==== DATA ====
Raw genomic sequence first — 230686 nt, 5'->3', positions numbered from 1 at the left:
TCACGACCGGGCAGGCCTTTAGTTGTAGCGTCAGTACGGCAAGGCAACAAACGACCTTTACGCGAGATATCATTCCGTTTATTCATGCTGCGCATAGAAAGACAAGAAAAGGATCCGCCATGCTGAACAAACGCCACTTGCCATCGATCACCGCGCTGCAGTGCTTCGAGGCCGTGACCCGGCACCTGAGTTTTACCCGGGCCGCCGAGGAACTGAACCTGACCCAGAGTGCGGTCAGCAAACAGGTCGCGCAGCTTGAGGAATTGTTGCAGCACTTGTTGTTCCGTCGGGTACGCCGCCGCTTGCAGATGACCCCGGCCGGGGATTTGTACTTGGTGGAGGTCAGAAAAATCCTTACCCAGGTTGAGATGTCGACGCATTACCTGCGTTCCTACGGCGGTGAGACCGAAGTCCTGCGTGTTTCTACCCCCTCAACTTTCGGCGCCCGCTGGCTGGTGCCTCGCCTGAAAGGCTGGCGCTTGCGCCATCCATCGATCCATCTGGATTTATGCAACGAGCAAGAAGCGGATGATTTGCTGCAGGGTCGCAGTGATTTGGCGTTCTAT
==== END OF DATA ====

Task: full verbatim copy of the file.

Raw genomic sequence first — 230686 nt, 5'->3', positions numbered from 1 at the left:
TCACGACCGGGCAGGCCTTTAGTTGTAGCGTCAGTACGGCAAGGCAACAAACGACCTTTACGCGAGATATCATTCCGTTTATTCATGCTGCGCATAGAAAGACAAGAAAAGGATCCGCCATGCTGAACAAACGCCACTTGCCATCGATCACCGCGCTGCAGTGCTTCGAGGCCGTGACCCGGCACCTGAGTTTTACCCGGGCCGCCGAGGAACTGAACCTGACCCAGAGTGCGGTCAGCAAACAGGTCGCGCAGCTTGAGGAATTGTTGCAGCACTTGTTGTTCCGTCGGGTACGCCGCCGCTTGCAGATGACCCCGGCCGGGGATTTGTACTTGGTGGAGGTCAGAAAAATCCTTACCCAGGTTGAGATGTCGACGCATTACCTGCGTTCCTACGGCGGTGAGACCGAAGTCCTGCGTGTTTCTACCCCCTCAACTTTCGGCGCCCGCTGGCTGGTGCCTCGCCTGAAAGGCTGGCGCTTGCGCCATCCATCGATCCATCTGGATTTATGCAACGAGCAAGAAGCGGATGATTTGCTGCAGGGTCGCAGTGATTTGGCGTTCTAT